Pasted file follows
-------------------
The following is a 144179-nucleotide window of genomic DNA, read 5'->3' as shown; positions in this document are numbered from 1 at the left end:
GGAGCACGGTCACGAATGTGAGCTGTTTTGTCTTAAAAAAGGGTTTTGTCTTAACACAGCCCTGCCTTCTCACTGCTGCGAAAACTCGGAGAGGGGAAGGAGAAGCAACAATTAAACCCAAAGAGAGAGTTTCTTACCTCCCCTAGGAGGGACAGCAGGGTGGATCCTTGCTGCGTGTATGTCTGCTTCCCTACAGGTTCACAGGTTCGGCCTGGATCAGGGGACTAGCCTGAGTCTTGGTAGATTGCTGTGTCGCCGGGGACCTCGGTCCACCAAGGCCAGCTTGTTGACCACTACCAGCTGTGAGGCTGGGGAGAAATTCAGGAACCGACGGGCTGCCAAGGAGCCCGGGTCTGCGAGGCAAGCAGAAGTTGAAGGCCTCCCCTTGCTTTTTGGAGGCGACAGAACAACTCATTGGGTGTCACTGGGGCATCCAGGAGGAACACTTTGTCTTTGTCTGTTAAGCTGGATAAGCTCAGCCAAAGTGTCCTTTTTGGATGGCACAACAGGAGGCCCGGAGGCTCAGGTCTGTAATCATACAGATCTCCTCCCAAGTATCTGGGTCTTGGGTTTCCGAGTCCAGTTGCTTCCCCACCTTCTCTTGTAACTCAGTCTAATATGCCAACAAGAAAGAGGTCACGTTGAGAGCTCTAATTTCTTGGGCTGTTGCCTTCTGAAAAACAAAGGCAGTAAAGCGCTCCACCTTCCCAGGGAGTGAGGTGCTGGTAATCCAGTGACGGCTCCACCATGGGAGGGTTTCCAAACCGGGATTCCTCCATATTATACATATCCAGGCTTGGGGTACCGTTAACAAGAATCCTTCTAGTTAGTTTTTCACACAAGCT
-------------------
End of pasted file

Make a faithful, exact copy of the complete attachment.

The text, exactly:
The following is a 144179-nucleotide window of genomic DNA, read 5'->3' as shown; positions in this document are numbered from 1 at the left end:
GGAGCACGGTCACGAATGTGAGCTGTTTTGTCTTAAAAAAGGGTTTTGTCTTAACACAGCCCTGCCTTCTCACTGCTGCGAAAACTCGGAGAGGGGAAGGAGAAGCAACAATTAAACCCAAAGAGAGAGTTTCTTACCTCCCCTAGGAGGGACAGCAGGGTGGATCCTTGCTGCGTGTATGTCTGCTTCCCTACAGGTTCACAGGTTCGGCCTGGATCAGGGGACTAGCCTGAGTCTTGGTAGATTGCTGTGTCGCCGGGGACCTCGGTCCACCAAGGCCAGCTTGTTGACCACTACCAGCTGTGAGGCTGGGGAGAAATTCAGGAACCGACGGGCTGCCAAGGAGCCCGGGTCTGCGAGGCAAGCAGAAGTTGAAGGCCTCCCCTTGCTTTTTGGAGGCGACAGAACAACTCATTGGGTGTCACTGGGGCATCCAGGAGGAACACTTTGTCTTTGTCTGTTAAGCTGGATAAGCTCAGCCAAAGTGTCCTTTTTGGATGGCACAACAGGAGGCCCGGAGGCTCAGGTCTGTAATCATACAGATCTCCTCCCAAGTATCTGGGTCTTGGGTTTCCGAGTCCAGTTGCTTCCCCACCTTCTCTTGTAACTCAGTCTAATATGCCAACAAGAAAGAGGTCACGTTGAGAGCTCTAATTTCTTGGGCTGTTGCCTTCTGAAAAACAAAGGCAGTAAAGCGCTCCACCTTCCCAGGGAGTGAGGTGCTGGTAATCCAGTGACGGCTCCACCATGGGAGGGTTTCCAAACCGGGATTCCTCCATATTATACATATCCAGGCTTGGGGTACCGTTAACAAGAATCCTTCTAGTTAGTTTTTCACACAAGCT